Chatting to others in the breakfast room was very useful as we had received our passenger contract over the I’net advising that no alcohol could be taken on board. As we had only just bought 2 more litres of duty free we were a bit annoyed at the prospect of paying cruise ship bar prices onboard. Anyway the more people we spoke to the more mixed messages we got until one guy that had just got off the Diamond Princess that morning said that he had managed to get 2 litres on board without a problem. That gave us enough incentive to try our luck and thought at worst we would have to pick it up at the end of the cruise. So with a bottle of Baileys stashed in Mackenzie’s backpack and a bottle of Bombay Sapphire in Jaimie’s we successfully embarked our ship.

Posted by fiveofus 22:21 Archived in Canada Tagged cruises Comments (1)


semi-overcast 12 °C

Once out of Yosemite National Park we headed northwest to San Francisco. A fairly easy drive with lots of farming areas, big blocks and big houses looked like a nice place to live.

Our San Francisco accommodation was in Nob Hill, nice area between downtown and Fisherman’s Wharf. Fortunately we were very accessible to all the transport options around the city. SF is a very easy city to get about on public transport with cable cars, street cars, city transit buses and the rail system. Without a car now we were once again relying on public transport to get around places so purchased a City Pass giving us entry into a few places around town plus unlimited travel on all the transport.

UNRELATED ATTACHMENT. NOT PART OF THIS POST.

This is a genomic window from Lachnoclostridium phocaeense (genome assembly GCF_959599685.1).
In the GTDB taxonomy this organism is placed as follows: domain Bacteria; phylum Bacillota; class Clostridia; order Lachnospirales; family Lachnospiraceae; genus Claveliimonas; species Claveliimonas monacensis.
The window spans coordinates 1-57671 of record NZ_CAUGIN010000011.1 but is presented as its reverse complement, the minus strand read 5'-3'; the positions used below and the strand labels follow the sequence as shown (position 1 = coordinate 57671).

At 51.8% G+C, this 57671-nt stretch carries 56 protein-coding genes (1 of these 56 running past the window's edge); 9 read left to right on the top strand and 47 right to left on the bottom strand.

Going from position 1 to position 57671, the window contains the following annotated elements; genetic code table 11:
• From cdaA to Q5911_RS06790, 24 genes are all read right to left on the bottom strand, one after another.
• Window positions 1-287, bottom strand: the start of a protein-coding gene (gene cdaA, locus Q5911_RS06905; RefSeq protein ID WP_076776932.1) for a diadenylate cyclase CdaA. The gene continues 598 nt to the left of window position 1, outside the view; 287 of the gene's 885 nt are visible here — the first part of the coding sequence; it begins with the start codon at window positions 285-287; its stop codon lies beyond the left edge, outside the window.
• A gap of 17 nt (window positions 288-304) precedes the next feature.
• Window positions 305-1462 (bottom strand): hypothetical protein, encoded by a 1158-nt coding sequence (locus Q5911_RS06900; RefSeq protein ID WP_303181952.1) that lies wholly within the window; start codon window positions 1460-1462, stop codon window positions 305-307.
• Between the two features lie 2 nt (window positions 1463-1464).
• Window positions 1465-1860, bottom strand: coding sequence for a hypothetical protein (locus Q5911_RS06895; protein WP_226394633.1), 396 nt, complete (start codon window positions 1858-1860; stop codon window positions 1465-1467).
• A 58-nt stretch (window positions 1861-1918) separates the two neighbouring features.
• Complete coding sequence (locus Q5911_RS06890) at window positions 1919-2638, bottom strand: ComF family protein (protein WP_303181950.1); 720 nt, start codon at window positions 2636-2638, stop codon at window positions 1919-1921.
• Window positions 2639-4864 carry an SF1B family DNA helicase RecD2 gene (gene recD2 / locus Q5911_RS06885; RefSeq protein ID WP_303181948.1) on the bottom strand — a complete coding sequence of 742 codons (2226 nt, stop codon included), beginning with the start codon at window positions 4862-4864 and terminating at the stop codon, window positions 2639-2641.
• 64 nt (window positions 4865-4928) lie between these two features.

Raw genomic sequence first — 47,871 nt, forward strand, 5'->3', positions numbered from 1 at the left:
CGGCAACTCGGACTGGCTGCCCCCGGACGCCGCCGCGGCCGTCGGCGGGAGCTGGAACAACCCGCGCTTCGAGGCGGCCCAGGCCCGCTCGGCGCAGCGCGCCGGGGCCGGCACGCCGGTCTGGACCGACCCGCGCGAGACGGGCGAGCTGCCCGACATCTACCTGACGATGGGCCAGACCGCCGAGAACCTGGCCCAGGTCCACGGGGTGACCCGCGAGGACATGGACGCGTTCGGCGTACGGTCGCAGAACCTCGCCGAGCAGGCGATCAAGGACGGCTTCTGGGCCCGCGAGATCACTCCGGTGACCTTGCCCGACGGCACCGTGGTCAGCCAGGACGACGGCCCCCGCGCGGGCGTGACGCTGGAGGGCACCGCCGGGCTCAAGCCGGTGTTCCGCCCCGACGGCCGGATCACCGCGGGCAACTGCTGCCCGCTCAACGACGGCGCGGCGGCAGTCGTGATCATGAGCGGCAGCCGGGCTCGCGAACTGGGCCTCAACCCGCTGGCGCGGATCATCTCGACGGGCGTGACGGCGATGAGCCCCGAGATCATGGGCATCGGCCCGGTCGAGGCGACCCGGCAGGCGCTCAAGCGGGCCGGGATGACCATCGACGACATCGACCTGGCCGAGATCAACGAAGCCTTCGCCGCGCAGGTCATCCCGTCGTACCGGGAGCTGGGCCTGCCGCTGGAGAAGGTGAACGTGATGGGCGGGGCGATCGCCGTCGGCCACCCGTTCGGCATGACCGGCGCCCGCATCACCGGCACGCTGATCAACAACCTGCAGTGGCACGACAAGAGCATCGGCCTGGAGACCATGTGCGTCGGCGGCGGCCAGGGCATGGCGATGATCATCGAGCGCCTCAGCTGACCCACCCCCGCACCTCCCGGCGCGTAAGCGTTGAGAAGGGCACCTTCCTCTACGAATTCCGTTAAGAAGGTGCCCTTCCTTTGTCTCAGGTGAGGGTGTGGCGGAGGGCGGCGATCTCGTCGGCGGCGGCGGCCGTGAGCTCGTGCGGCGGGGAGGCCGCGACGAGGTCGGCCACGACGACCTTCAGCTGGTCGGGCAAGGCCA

A trip to the Visitor’s Centre gave us the heads up on getting around and all the must sees. Fisherman’s Wharf and Pier 39 were high on the list and considering the great weather we were having we grabbed a street rail car and took off in that direction. Tourists seem to out number residents in SF, especially when the cruise ships are in port. There can be up to 4 a day. The benefits of riding the public transport is getting to chat with locals and getting all the inside info on restaurants and the area. One family were a wealth of information on the history of SF and the impact the many earth quakes have had on the area, especially the huge one in the early 1900’s when fires destroyed so much of the area and so many lives were lost.